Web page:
Fierce gravity and memories of love
Teen flick O refuses to pull its punches while Pageant hosts radiant The Road Home
Tim Blake Nelson’s film O is Shakespeare’s Othello made over as a tragedy among contemporary prep school basketball players. Screenwriter Brad Kaaya has supplied modern-day dialogue for the famous jealousy plot, and the results, while not exactly “Shakespearean,” have a fierce gravity to them and prove 10 times over that teen drama does not have to be silly and immature.
Indeed, the film’s young characters are refreshingly intelligent and articulate and the combination of their sensitivity to emotional subtleties and their natural fallibility makes for some potent drama quite apart from the violence of the story’s climax. And a set of fine naturalistic performances by the talented young cast puts it all across with unforced conviction.
This movie’s Othello is Odon “O” James (Mekhi Phifer), a basketball phenom and the only black student at an upscale boarding school in South Carolina. Its Desdemona is Odon’s supremely self-possessed girlfriend Desi (Julia Stiles), and the Iago of the tale is Hugo (Josh Hartnett), Odon’s teammate and best buddy, a chillingly shrewd judge of human character and a pathologically jealous schemer.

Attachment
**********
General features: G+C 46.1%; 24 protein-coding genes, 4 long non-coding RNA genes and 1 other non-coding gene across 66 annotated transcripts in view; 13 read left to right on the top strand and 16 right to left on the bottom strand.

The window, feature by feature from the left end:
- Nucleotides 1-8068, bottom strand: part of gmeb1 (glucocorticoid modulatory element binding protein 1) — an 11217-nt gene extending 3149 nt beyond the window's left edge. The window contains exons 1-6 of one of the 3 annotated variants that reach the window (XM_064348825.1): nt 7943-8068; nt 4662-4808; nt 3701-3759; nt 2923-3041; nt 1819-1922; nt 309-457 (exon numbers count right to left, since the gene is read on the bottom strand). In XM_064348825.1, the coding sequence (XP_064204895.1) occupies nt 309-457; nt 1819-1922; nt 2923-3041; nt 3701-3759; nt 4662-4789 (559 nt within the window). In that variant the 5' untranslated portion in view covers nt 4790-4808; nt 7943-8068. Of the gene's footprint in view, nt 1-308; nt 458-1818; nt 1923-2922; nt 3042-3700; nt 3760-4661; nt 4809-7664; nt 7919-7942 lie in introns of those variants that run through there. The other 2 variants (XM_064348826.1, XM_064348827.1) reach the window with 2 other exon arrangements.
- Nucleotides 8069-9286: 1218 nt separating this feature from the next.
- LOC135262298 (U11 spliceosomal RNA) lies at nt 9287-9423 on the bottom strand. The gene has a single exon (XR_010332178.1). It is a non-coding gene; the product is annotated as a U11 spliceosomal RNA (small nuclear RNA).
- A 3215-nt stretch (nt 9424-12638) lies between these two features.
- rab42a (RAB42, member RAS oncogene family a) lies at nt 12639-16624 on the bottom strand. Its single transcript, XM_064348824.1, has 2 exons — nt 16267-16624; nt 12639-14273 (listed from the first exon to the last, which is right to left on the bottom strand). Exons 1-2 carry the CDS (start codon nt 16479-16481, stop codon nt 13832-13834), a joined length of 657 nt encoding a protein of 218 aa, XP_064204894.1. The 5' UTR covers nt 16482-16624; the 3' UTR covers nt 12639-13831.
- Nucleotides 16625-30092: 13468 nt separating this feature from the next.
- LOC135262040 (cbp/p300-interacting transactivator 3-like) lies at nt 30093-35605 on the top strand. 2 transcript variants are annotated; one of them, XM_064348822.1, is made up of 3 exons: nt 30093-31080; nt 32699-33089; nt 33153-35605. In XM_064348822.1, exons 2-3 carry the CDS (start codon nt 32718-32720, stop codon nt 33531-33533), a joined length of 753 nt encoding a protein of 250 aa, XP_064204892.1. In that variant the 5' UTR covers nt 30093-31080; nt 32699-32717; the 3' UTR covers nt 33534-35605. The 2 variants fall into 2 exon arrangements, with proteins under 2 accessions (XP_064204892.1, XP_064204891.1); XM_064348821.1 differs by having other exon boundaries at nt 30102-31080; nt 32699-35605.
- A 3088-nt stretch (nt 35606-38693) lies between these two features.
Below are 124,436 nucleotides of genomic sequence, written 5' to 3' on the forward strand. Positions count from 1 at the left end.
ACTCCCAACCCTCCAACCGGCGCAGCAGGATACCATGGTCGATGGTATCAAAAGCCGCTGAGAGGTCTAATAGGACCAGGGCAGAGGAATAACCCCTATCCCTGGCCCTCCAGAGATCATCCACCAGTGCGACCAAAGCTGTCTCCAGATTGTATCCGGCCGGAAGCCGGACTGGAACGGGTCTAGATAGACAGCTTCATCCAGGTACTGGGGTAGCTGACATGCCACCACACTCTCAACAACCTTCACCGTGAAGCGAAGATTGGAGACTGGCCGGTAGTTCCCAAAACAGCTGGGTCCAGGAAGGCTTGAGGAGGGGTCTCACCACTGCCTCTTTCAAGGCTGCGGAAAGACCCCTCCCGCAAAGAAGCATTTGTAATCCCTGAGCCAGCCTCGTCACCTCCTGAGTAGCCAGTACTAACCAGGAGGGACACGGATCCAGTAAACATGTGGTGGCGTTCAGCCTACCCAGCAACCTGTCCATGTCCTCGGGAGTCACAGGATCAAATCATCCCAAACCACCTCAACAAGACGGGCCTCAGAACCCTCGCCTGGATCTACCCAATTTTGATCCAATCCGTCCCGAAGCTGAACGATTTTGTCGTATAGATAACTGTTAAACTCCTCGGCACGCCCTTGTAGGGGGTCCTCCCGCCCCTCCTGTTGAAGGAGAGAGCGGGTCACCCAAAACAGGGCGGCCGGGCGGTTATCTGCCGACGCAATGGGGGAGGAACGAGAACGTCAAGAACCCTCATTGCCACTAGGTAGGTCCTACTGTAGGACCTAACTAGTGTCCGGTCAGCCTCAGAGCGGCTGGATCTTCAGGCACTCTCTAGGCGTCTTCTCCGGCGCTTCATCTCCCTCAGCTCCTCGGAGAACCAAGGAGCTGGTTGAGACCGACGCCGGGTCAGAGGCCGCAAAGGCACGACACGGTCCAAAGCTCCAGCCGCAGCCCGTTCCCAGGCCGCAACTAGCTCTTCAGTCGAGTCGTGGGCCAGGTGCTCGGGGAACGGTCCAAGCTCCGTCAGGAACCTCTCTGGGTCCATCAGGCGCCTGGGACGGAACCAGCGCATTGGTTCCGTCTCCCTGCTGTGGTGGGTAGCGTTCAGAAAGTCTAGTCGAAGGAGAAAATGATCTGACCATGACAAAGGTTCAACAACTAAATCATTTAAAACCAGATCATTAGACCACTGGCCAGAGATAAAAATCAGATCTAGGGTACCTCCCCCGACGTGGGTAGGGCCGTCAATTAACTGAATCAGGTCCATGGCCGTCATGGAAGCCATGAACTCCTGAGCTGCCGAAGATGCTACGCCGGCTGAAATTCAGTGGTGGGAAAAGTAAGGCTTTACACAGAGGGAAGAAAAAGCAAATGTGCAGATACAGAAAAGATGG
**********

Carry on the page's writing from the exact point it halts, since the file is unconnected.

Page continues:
Issues of race and class ripple through the narrative’s drift toward disaster, but Nelson and Kaaya root Hugo’s Iago-like jealousy in family values warped by a culturally endorsed obsession with success at any cost.
Hugo’s semi-apoplectic father (Martin Sheen) is the school’s fiercely ambitious basketball coach, and his declaration that he loves his star player “like my own son” fatally compounds the rancor and envy that Hugo feels toward “O.”
The release of O was delayed in the aftermath of the Columbine killings and perhaps also by worry that America’s movie audiences are not yet ready for an R-rated teen drama that refuses to pull its punches. The tiny audience on hand for Saturday evening’s 7:20 show seemed a confirmation of those concerns and perhaps another sign that there is no great audience nearby for harsh drama with black characters in it (John Singleton’s Baby Boy also sank without a trace here, and elsewhere, earlier this summer).
Nelson’s film deserves better than that (and so, judging by Stanley Crouch’s eloquent defense of it in the New York Times, does Singleton’s).